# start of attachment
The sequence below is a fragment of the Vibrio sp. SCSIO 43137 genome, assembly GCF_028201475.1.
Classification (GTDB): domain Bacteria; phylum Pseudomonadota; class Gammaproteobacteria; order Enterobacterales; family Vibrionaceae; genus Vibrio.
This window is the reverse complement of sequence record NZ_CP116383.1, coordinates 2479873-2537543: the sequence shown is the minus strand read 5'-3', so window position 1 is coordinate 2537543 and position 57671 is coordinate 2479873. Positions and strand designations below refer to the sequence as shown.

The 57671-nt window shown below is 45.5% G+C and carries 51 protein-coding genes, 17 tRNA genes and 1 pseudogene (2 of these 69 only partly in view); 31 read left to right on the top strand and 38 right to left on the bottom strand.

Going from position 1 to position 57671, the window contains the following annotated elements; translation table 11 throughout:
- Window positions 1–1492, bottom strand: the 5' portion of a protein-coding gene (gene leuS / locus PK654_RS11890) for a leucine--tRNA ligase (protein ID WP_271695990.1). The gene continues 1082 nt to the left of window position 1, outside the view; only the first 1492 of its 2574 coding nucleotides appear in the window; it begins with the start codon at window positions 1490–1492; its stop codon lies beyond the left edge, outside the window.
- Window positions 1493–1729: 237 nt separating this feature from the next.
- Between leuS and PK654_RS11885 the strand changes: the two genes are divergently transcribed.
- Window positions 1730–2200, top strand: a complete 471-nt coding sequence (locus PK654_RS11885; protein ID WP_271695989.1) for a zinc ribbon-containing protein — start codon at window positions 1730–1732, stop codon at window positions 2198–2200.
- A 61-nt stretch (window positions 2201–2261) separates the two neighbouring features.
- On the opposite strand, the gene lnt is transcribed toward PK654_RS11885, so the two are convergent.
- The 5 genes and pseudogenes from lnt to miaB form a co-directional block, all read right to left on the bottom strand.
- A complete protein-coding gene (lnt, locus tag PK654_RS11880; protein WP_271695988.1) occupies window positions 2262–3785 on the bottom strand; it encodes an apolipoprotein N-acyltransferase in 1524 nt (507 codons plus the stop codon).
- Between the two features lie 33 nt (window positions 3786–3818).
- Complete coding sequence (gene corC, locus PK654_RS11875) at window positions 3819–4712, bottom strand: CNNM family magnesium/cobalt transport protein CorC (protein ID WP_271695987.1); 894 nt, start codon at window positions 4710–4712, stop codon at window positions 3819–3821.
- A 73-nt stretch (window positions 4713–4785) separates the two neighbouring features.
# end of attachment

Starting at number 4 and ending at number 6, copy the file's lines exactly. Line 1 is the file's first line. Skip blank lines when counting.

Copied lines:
The 57671-nt window shown below is 45.5% G+C and carries 51 protein-coding genes, 17 tRNA genes and 1 pseudogene (2 of these 69 only partly in view); 31 read left to right on the top strand and 38 right to left on the bottom strand.

Going from position 1 to position 57671, the window contains the following annotated elements; translation table 11 throughout:
- Window positions 1–1492, bottom strand: the 5' portion of a protein-coding gene (gene leuS / locus PK654_RS11890) for a leucine--tRNA ligase (protein ID WP_271695990.1). The gene continues 1082 nt to the left of window position 1, outside the view; only the first 1492 of its 2574 coding nucleotides appear in the window; it begins with the start codon at window positions 1490–1492; its stop codon lies beyond the left edge, outside the window.